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Old 10-15-2008, 12:19 PM
 
Location: The Woods
16,455 posts, read 21,469,319 times
Reputation: 8410

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Quote:
Originally Posted by leangk View Post
every day students dont have the right to "bring protection" only sihks. i dont think any weapons should be allowed, because worse comes to worse a school fight has some fists thrown or people beat up abit. throwing in knives is a whole different story
Minor students shouldn't carry weapons perhaps but teachers and administrators should have that right to help guard against the mass killings that happen now and then. Colleges/universities, where the students are adults, is another matter.
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Old 10-15-2008, 12:34 PM
 
Location: Ottawa, Canada
609 posts, read 1,043,362 times
Reputation: 173
Quote:
Originally Posted by arctichomesteader View Post
Minor students shouldn't carry weapons perhaps but teachers and administrators should have that right to help guard against the mass killings that happen now and then. Colleges/universities, where the students are adults, is another matter.
yeah no i misunderstood at first, your absolutely right. the danger (not really in canda but in the US and other countries) of a school shooting is extremely real and there should be some sort of "safety system" readily available to teachers. like abunch of guns under lock and key. this system would definently have to be safe checked so as to make sure no student could ever access it (maybe by having different locks and needing a combination of say 5 kays to open it for example). unfortunately i dont think most parents would go for it. the idea of "guns in schools" even though they are for the student's protection is too complicated for some parents to handle.
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Old 10-15-2008, 12:36 PM
 
Location: southern california
55,237 posts, read 72,402,860 times
Reputation: 47449
good post--- part is left out. some take freedom and safety away from others to have more for themselves. when we disarm the sheep the wolves become very aggressive.
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Old 10-15-2008, 12:40 PM
 
Location: Ottawa, Canada
609 posts, read 1,043,362 times
Reputation: 173
Quote:
Originally Posted by Rathagos View Post
Gotcha. Thanks for the lesson!
yeah no problem. it really quite sad i find when a country no longer controles its own rules, especially a "democratic one" like canada. for example even if 100% of the politicians were for it, and made a law banning weapons in school, and even if theoretically say 99% of candians were for it, it could and would still get overturned by the supreme court based on thier "opinion and interpretation" of law.

it goes on "reasonable accomodation". which basically states that the limitation on a right (stopping kirpans) must be counter weighed against the safety of the students. yet again this is up to interpretation by the nine judges as i said, and it gives us an "opinionated" justice, instead of a "equal" (applies equally to all even though some people contest equality for equity) justice agreed on by all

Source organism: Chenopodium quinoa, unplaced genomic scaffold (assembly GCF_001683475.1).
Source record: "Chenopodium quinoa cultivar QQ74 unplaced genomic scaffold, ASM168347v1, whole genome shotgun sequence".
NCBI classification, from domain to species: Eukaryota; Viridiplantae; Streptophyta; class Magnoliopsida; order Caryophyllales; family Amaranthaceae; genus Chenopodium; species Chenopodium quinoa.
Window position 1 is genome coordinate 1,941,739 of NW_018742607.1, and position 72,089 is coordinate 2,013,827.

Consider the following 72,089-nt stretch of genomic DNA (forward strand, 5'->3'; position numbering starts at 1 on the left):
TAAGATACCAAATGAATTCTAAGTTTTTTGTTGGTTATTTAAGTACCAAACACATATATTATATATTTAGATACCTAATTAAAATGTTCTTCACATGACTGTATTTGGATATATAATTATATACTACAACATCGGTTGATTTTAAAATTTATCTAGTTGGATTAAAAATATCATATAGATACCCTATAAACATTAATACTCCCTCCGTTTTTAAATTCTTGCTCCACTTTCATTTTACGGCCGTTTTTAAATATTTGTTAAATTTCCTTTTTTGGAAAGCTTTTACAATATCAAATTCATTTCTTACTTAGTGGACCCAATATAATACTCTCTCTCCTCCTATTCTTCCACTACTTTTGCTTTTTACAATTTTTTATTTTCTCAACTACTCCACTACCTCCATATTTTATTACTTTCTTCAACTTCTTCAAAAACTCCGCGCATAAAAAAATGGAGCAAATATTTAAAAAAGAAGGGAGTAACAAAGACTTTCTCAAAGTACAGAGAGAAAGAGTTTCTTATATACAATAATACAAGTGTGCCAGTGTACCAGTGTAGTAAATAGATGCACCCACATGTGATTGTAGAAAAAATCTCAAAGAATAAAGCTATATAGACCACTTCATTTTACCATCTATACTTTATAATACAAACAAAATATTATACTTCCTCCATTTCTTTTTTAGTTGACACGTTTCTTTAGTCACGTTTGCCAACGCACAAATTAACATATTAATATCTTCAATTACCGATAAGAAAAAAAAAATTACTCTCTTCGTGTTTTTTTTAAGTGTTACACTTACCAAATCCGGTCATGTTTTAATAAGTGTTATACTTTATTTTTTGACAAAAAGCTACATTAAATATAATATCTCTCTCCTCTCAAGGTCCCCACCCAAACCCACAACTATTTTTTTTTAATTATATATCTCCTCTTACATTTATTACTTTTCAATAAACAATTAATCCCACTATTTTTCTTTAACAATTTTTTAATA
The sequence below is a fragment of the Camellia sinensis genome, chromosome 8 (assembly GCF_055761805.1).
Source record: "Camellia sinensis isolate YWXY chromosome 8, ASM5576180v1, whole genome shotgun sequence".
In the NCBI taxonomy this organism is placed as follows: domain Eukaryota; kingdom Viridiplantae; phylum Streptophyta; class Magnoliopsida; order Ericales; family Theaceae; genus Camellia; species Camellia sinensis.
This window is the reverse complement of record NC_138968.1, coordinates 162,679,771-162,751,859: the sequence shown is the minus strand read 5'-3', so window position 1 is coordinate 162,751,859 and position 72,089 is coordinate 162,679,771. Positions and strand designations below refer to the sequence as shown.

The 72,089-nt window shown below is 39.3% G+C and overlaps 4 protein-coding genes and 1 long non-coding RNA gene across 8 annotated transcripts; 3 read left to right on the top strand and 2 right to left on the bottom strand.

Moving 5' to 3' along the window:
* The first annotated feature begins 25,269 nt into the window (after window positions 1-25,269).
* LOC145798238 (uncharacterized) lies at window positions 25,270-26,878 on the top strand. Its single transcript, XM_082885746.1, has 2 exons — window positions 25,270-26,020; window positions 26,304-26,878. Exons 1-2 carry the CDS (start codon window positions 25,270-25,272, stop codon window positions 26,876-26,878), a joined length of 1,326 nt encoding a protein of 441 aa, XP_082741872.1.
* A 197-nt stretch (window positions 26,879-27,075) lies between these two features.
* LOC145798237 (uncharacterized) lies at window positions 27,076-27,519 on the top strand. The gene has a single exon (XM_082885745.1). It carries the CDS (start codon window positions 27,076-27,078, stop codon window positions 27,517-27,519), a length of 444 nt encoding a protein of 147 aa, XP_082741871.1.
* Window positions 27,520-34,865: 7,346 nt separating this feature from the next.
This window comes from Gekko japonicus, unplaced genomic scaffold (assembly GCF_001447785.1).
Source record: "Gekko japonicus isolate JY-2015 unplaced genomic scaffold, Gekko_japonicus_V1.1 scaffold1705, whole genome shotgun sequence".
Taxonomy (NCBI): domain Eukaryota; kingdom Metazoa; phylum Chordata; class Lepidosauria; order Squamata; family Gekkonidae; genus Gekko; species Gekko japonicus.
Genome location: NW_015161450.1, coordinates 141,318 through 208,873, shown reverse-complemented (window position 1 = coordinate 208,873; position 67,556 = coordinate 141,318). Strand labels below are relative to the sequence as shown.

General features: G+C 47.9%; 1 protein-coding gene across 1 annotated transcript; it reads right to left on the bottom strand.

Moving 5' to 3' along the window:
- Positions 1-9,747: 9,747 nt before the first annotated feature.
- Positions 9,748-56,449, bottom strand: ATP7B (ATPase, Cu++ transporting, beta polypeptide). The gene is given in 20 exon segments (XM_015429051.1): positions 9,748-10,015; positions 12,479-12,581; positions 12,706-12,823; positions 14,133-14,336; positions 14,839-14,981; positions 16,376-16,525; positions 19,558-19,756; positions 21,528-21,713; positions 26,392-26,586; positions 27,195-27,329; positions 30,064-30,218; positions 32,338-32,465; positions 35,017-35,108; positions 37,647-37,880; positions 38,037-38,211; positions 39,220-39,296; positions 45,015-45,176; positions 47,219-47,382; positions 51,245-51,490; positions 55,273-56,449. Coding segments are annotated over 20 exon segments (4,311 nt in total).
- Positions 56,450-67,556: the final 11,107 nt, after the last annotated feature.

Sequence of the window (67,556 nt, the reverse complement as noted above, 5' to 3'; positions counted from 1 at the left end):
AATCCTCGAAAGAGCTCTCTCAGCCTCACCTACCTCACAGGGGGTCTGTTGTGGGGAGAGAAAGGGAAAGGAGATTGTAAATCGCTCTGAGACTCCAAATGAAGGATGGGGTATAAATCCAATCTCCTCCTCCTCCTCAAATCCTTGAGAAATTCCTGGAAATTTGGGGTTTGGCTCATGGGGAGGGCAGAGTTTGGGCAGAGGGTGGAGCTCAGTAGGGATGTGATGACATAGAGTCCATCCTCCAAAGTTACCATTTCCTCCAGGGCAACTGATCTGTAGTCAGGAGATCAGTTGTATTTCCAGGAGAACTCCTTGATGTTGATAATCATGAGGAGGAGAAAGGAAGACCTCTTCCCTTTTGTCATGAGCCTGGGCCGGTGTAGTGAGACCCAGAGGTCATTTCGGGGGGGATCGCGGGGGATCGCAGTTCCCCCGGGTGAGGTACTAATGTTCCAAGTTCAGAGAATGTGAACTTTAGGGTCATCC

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Old 10-15-2008, 12:47 PM
 
Location: The Woods
16,455 posts, read 21,469,319 times
Reputation: 8410
Quote:
Originally Posted by leangk View Post
yeah no problem. it really quite sad i find when a country no longer controles its own rules, especially a "democratic one" like canada. for example even if 100% of the politicians were for it, and made a law banning weapons in school, and even if theoretically say 99% of candians were for it, it could and would still get overturned by the supreme court based on thier "opinion and interpretation" of law.

it goes on "reasonable accomodation". which basically states that the limitation on a right (stopping kirpans) must be counter weighed against the safety of the students. yet again this is up to interpretation by the nine judges as i said, and it gives us an "opinionated" justice, instead of a "equal" (applies equally to all even though some people contest equality for equity) justice agreed on by all
It was set up that way in both Canada and the U.S. for a reason: prevent the "tyranny of the majority." Some rights, and some people, aren't popular at times, but that doesn't justify taking away those rights or harming those people. If rights only apply to the popular and not the unpopular they aren't rights in fact but rather privileges. Having something not operating based on the whims of the moment (the supreme court) was meant to be a safeguard. In a country such as the U.K., parliament can essentially do anything. The "Bill of Rights" in England was against the monarch not parliament and in fact there are no rights, only privileges parliament grants in such a system. Take for instance Britain's handgun ban: guns are not popular with a large portion of the British population so most didn't have a problem with oppressing a minority (handgun owners) on the basis of one deranged person's actions, and there was no real, effective, safeguard in the system to prevent that from happening. Does it work perfectly? No, but it's the best that's been thought up so far.